John Wain

© Mark Gerson, October 1958

New 2019: John Wain’s Jazz. Archive recording of his BBC radio programme about the jazz musician Fats Waller, one of a series on jazz that he wrote and presented in the 1980s.

John Wain (1925-1994) was a writer whose work included novels, poetry, plays, criticism and biography. He was originally associated with the Movement poets and also with the so-called ‘Angry Young Men’ of the early 1950s, when his first novel Hurry On Down was published. He was born in the Potteries and educated at Newcastle High School, Newcastle Under Lyme, and at St John’s College Oxford. After Oxford he taught English at Reading University until  1955, when he resigned his academic post and for the rest of his life earned his living as a professional writer.

John Wain wrote thirteen novels, culminating in his massive Oxford Trilogy (1988 – 94), the third and last volume being published a few weeks after his death. He was also well known for his award-winning life of Samuel Johnson (1974). He also steadily wrote and published poetry, both short and long: his long poem Feng was based on the original Danish source for Hamlet’s stepfather Claudius in Shakespeare’s play. Based in Oxford from 1963 until his death, he served the University as Professor of Poetry from 1973 to 1978, nominated by Philip Larkin and Peter Levi. He was awarded the CBE for services to literature in 1984. John Wain was married three times and had four sons.

March 14th 2015 would have been John Wain’s 90th birthday. There have been a number of exciting developments in this year, including a film project (details to be announced) and especially the reissuing in new editions of his novels The Contenders, Strike The Father Dead (UK Edition) and his Whitbread Fiction Prize-winning Young Shoulders, all from the Foruli Press.  Stop Press : a celebration of John Wain’s life and work was  held on October 30th in  his home town of Stoke-on-Trent – local press coverage here

May 24th, 2014, was the twentieth anniversary of John Wain’s death at the age of 69. In the intervening years many of his novels have been republished, as well as a retrospective Selected Poems and Memoirs, and his reputation has not just consolidated but  grown. More of his novels are in print, in paperback and Kindle editions, than ever before. See the link above to the Happening Now pages for more information. Johnwainfinal




  1. Edward Black, former head of English Language and Literature at LSE, writes :

    At my bloody awful school the first thing that motivated me as a sickly teenager was a jazz record: Humphrey Lyttelton’s “Coffee Grinder”. I scraped sufficient marks in the GCE to study French and Spanish at Edinburgh University but by then had become entranced by the writings of John Wain, a literary giant with influential columns in “The Observer”, books and essays of criticism, fine novels from “Hurry on Down” to “Strike the Father Dead” with its theme of black jazz, and “Sprightly Running” the autobiography at halfway to three score years and ten.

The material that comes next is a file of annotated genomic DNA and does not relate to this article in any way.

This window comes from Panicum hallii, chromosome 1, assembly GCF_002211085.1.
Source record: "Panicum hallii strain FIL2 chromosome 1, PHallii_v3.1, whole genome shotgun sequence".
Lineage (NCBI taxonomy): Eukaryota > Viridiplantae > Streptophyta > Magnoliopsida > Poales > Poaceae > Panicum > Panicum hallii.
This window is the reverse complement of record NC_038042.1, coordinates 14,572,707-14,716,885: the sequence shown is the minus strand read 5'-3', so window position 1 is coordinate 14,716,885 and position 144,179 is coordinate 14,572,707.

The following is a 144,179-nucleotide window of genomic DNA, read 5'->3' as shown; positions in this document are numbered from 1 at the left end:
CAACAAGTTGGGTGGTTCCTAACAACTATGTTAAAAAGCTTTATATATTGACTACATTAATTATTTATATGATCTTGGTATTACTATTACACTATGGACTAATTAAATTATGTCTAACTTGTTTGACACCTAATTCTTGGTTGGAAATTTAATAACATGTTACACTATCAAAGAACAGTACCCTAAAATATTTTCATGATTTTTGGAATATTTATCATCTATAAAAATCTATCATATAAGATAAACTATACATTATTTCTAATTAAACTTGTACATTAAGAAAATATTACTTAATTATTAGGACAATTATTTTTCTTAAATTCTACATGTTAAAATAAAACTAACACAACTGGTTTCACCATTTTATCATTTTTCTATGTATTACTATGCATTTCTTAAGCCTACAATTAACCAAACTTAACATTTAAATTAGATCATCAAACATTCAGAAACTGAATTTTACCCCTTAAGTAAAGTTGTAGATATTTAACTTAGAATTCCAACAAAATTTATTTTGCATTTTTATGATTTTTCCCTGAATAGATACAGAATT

When one makes the personal discovery of a particularly fine writer it is time to read all their work, getting to grips with their genius to understand the relationship between life and art.

    His “Apology for Understatement” was as good as anything written in the 1950/60s (I read it at my parents’ funerals and my wedding to Helen, ethnomusicologist and world expert on Fiji) to equal Philip Larkin’s famous “Church Going”. John was a far better poet – with his amazing range – than Amis or Fowles.

    We need not know the facts of John’s later life to try to understand what happened at the end but it would be so right now for a talented PhD student/academic to proclaim the virtues of John and his writing and reinstate him in the history of 20th Century literature.

    Taken from a longer piece, ‘JBW and I’ – link to full article coming up

  2. John wrote a humorous piece on Betjeman stating that “John Betjeman is the poet for people who don’t like (read?) poetry”! This rather shocked some people and when they were both due at a poets’ convention at the Albert Hall Betjeman stated he would attend only if he didn’t clap eyes on JW! So they were ushered on stage by opposite entrances! Now Larkin was a friend of JB and liked/praised his poetry. If the expression of such an opinion caused a rift then PL was the lesser man for it…

  3. Edward, JW actually had a fine appreciation of JB and one of his best later poems, Mid Week Period Return, was written for and in part in tribute to Betjeman. I believe, though I will check this, that JB enjoyed the poem, which appeared in the 1980s in JW’s collection, the last collection as it turned out, ‘Open Country’.

  4. Postscript to the Betjeman / Wain controversy, if such it was: it wasn’t. JB and JW became friends, according to Peter Levi, ‘one windy afternoon’ in Stoke Poges churchyard, setting for Thomas Gray’s ‘Elegy…’ and in fact on the occasion of the unveiling of a memorial to Gray. Betjeman said that ‘Mid Week Period Return’ was his favourite of all the poems dedicated to him, because it described a railway journey. Read the poem via the Books page and the link to Selected Poems and Memoirs.


3 Trackbacks / Pingbacks

  1. What Shall We do Next Term? (Autumn 2017) | Julia's 'Reading the Novel' Courses
  2. Re-reading Thomas Hardy and walk to Seafield Pond and West Barns Bridge | James Herring's Weekly Blog
  3. The Incidental Thoughts of Marshall McLuhan by John Wain (1986) | McLuhan Galaxy

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